China's Bond Market Gets Reprieve From PBOC Easing
(Bloomberg) -- China’s bond market, roiled earlier this year by record defaults thanks to the government’s deleveraging campaign, is getting a reprieve.
The shift at the People’s Bank of China toward liquidity injections in recent months helped trigger a rebound in bond issuance last quarter. Companies sold 2.3 trillion yuan ($335 billion) in the period, the most in two years. Borrowing costs also dipped, with the average coupon reaching the lowest level since the start of 2017.
While the pick-up in debt financing will help the PBOC cushion growth in an economy threatened by an escalating trade war with the U.S., market players say the rising tide won’t lift all boats. Policy makers have been careful to keep stimulus measures targeted, and without a broad-based monetary easing, lower-rated borrowers are still set for tough times.
“The market has been open for refinancing -- but not necessarily to support a lot of new credit,” said Joyce Liang, head of Asia Pacific credit research at Bank of America Merrill Lynch in Hong Kong. “China isn’t at the re-leveraging stage,” she said. Liang anticipates a widening divergence between AAA rated and AA- bonds in the final quarter of the year.
Companies defaulted on 56.1 billion yuan of domestic bonds so far this year, according to data compiled by Bloomberg, a record for any previous year; China began letting companies renege on bond payments in 2014 for the first time in the modern era -- part of a broader campaign to shift the nation’s financing system toward one where borrowing costs are aligned with credit quality.
The acceleration in defaults had cast a cloud over an investment community that’s still getting used to the idea of a waning implicit guarantee from the government. Along with regulators’ moves to rein in shadow-bank financing, the deleveraging campaign not only eroded corporate-debt issuance, but sent benchmark three-year AA- bond yields up to the highest in more than three years by July.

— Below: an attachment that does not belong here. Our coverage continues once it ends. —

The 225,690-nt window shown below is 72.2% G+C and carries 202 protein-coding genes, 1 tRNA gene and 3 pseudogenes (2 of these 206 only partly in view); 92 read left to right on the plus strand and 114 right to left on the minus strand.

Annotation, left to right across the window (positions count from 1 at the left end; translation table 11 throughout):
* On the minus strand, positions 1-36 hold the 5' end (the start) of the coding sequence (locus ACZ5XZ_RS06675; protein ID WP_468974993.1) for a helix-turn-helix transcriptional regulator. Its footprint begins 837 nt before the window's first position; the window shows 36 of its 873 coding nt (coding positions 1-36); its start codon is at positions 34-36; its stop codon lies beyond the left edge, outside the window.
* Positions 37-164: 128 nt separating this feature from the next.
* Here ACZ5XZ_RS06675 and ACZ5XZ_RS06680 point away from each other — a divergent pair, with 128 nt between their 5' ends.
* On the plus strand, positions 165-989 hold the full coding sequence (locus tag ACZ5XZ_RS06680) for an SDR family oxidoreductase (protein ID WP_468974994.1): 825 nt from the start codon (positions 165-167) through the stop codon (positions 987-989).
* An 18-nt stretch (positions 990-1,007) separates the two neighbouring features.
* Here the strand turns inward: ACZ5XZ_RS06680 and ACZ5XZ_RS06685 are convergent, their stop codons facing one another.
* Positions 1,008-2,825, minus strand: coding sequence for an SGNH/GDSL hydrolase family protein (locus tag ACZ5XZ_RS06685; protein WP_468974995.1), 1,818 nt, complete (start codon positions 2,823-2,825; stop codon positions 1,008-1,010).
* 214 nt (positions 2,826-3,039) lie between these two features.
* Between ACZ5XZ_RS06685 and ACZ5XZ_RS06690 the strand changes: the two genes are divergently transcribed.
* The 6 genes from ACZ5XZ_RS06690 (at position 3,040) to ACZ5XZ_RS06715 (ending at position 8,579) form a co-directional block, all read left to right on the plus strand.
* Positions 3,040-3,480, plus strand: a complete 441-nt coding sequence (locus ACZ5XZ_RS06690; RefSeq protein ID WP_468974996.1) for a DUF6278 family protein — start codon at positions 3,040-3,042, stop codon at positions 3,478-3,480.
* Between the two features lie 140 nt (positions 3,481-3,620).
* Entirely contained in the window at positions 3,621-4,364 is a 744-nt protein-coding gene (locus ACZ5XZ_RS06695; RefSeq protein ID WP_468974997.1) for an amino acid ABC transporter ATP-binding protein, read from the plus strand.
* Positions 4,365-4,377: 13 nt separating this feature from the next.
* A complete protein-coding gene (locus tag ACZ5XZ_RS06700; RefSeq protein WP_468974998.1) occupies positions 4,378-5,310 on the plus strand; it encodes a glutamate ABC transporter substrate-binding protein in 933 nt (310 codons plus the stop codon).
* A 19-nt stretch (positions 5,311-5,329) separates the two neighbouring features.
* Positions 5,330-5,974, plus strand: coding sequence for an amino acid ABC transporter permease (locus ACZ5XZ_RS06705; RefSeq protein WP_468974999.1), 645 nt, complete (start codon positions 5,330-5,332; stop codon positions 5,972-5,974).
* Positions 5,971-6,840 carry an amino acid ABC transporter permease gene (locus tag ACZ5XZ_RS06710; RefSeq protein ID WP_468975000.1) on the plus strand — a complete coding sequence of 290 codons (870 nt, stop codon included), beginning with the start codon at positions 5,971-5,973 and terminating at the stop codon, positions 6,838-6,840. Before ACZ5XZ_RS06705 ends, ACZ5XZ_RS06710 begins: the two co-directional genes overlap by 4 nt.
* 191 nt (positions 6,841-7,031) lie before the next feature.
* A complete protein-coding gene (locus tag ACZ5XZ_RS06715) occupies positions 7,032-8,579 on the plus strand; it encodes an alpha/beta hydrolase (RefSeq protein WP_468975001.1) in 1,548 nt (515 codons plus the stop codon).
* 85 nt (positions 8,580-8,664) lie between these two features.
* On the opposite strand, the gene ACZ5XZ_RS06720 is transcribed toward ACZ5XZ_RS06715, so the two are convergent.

As signs of slowing economic growth increased and trade tensions worsened, the PBOC shifted gears. In July, the central bank mounted a record injection of medium-term lending facility funds to banks. And through open-market operations, officials have pulled down interbank funding costs.
“The easing policies have to some extent relieved the pain for Chinese companies,” said Tan Yunfei, a Shanghai-based portfolio manager at HFT Investment Management Co. “The bond market is gradually normalizing. At least high-rated issuers no longer face difficulties to borrow.”
Corporate-bond issuance was led by manufacturing and food industries last quarter, while entertainment companies and power generators saw the biggest drop in coupon rates, according to data complied by Bloomberg. The sales are all the more important with bank loans under pressure -- new yuan loan growth missed economists’ estimates for August, and slowed from July.
“Chinese corporates are tapping the bond market for funding as stagnant new loan data shows banks haven’t increased the pace of lending,” said Harsh Agarwal, head of Asia credit desk strategy at Deutsche Bank AG in Singapore. With bond yields on the rise across the globe, corporate-debt borrowing cost are likely to rise over time in China as well, he said.
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